Wednesday, July 02, 2008

Transport Layer Security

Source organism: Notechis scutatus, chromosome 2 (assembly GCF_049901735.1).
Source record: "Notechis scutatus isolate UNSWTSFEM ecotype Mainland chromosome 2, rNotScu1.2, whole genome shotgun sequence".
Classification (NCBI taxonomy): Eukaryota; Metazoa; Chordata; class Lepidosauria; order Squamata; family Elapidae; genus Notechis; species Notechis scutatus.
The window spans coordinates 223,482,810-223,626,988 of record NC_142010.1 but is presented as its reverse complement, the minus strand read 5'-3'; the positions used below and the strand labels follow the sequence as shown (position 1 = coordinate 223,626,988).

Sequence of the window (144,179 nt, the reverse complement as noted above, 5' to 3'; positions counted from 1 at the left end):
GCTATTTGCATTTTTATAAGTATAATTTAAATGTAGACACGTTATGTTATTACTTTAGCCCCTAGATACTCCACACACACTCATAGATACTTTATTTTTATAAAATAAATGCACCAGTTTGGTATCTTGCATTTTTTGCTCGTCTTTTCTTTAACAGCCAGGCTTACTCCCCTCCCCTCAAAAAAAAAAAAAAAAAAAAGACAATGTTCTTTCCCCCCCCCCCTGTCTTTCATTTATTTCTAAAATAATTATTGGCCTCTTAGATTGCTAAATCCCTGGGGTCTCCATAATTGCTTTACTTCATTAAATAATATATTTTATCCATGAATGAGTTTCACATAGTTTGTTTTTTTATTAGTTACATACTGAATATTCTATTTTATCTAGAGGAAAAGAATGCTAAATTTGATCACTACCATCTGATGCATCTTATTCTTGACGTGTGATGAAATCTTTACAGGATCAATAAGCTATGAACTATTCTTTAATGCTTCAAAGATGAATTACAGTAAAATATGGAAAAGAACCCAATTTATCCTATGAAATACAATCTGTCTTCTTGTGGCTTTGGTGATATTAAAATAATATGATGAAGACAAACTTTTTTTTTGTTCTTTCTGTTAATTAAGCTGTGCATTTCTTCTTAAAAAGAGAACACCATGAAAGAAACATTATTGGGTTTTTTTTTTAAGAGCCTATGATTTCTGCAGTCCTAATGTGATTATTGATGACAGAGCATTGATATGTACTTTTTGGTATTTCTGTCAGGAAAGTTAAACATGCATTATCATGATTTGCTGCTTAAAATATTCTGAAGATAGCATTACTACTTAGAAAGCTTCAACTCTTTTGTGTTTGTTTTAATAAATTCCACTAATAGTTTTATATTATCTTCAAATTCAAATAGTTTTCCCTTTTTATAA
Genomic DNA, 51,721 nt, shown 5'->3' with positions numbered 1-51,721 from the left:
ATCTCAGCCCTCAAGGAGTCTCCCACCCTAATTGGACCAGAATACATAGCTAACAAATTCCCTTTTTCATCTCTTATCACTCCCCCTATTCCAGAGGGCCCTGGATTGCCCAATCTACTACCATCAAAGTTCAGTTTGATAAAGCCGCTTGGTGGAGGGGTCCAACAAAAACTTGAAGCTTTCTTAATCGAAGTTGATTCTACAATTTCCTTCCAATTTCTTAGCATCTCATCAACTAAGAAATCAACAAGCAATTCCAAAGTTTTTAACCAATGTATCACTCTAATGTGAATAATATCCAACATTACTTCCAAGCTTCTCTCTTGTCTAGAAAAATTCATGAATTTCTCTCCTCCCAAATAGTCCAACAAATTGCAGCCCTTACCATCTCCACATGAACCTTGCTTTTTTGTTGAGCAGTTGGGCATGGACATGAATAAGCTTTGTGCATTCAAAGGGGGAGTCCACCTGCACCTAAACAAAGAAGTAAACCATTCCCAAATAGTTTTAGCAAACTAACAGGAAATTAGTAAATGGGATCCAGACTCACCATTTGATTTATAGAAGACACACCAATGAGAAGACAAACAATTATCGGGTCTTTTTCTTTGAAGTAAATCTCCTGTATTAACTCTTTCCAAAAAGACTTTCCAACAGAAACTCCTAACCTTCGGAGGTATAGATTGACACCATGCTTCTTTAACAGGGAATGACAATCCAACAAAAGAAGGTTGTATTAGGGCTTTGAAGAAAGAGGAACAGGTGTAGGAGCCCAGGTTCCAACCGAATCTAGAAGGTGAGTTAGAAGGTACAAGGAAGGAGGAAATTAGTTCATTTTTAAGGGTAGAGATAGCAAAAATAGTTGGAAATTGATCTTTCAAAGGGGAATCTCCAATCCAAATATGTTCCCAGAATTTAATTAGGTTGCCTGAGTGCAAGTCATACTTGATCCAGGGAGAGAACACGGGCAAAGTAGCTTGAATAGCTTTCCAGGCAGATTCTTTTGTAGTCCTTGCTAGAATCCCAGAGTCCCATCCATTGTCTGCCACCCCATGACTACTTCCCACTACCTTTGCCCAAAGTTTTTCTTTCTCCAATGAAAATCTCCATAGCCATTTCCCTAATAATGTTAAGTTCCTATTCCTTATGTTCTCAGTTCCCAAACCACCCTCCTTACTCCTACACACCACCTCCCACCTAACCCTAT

The TLS protocol allows applications to communicate across a network in a way designed to prevent eavesdropping, tampering, and message forgery. TLS provides endpoint authentication and communications privacy over the Internet using cryptography. Typically, only the server is authenticated (i.e., its identity is ensured) while the client remains unauthenticated; this means that the end user (whether an individual or an application, such as a Web browser) can be sure with whom it is communicating. The next level of security — in which both ends of the "conversation" are sure with whom they are communicating — is known as mutual authentication. Mutual authentication requires public key infrastructure (PKI) deployment to clients unless TLS-PSK or the Secure Remote Password (SRP) protocol are used, which provide strong mutual authentication without needing to deploy a PKI.

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